I'm grateful I got to visit my first remembered tiny house - I'm sure wherever we lived before this was tiny also - and glad that my daughter and her family got to see it with me. I'm glad the house that shaped me and led me down the road to where I am now is still standing, though a little worse for wear. 

It's been 11 years today since we lost our dad, and it's my grandson Zac's 19th birthday. Life goes on and we go on with it, taking our memories with us. It's not always the grand memories we carry, sometimes it's just the day to day ones. Sometimes those are the best. 

Thursday, July 7, 2016


It's just a simple little rustic bench that gets more rustic every year. Rick made it 32 years ago from some plans that Southern Living magazine had. It has a design flaw in that it wants to tip over backwards if it's not leaning against something.

It's survived every downsizing and all the many moves - 10 of them before we finally quit hauling it everywhere and moved it out to the ranch. It's been on front porches, back patios, under the trees, and one time it even made it inside for a while. It's got some holes in the back where Rick screwed it to a tree one time to keep it from being knocked over and some more holes on the backside where I attached a 2 x 4 to keep it from tipping when it wasn't next to something it could lean on.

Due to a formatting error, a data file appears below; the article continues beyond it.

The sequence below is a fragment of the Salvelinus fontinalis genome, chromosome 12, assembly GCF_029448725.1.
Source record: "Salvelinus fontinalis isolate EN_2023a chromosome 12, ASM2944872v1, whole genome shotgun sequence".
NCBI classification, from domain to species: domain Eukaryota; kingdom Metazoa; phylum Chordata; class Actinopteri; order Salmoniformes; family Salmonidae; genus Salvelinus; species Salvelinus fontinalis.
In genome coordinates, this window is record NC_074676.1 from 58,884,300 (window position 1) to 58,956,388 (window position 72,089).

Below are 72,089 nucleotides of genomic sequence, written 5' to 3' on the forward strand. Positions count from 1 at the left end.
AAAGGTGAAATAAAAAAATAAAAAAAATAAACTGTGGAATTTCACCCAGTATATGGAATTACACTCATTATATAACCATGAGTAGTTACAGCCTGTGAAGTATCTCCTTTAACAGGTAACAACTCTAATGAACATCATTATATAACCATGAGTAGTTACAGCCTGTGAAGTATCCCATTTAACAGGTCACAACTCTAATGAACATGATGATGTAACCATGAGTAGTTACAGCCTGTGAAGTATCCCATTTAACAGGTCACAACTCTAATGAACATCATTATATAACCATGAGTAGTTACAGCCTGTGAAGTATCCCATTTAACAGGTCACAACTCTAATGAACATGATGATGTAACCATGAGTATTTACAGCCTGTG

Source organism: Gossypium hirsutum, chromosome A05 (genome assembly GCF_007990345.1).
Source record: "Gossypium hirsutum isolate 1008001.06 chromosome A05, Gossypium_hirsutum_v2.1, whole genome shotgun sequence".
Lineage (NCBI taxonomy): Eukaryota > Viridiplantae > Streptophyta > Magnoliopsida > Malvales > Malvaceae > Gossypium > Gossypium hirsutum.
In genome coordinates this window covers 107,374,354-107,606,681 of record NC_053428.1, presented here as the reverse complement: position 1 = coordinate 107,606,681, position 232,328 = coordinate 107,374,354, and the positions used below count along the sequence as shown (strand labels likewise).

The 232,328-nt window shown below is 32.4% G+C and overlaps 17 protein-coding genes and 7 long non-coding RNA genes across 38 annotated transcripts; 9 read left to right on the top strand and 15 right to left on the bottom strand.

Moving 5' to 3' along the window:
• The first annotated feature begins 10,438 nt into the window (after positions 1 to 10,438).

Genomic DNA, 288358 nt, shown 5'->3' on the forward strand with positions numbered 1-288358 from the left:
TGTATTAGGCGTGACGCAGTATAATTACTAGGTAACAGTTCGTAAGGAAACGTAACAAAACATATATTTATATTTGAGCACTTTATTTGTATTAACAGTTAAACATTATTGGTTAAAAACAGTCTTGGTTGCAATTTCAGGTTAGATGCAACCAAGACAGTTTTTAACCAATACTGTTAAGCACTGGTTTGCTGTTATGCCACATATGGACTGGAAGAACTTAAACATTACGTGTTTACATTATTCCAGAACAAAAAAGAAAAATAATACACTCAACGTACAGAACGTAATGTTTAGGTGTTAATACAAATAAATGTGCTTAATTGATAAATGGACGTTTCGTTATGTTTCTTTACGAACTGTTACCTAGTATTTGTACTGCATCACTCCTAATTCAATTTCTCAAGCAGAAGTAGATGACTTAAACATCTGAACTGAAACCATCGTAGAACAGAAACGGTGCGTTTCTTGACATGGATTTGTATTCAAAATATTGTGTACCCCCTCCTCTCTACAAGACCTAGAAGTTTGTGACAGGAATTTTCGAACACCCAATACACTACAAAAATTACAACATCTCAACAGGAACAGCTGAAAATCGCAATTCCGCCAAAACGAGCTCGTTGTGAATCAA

It was country blue for a while, "painted" with Rit dye back in my country decorating phase. Then it was yellow, then gray to fit in with some limestone rocks it was near. Today it got a bright coat of a color called "Peppery". It's going on the little back deck between the screen porch and the addition. I learned a long time ago not to waste time distressing anything I paint out here. The hot summers and the cold winters take care of that for me!

I hope it lasts another 32 years.

I'm trying to get a native South Texas wildflower, Scarlet Sage, growing in the pot next to the bench. Rick dug one up - he was always doing that! - on a hunting trip down south years ago. We had it in a big pot in Houston and elsewhere and it was beautiful all Summer. It filled the pot and it came up every year again from the many seeds it dropped. A few years back he decided to bring it out here and plant it in the ground and see if it would make it.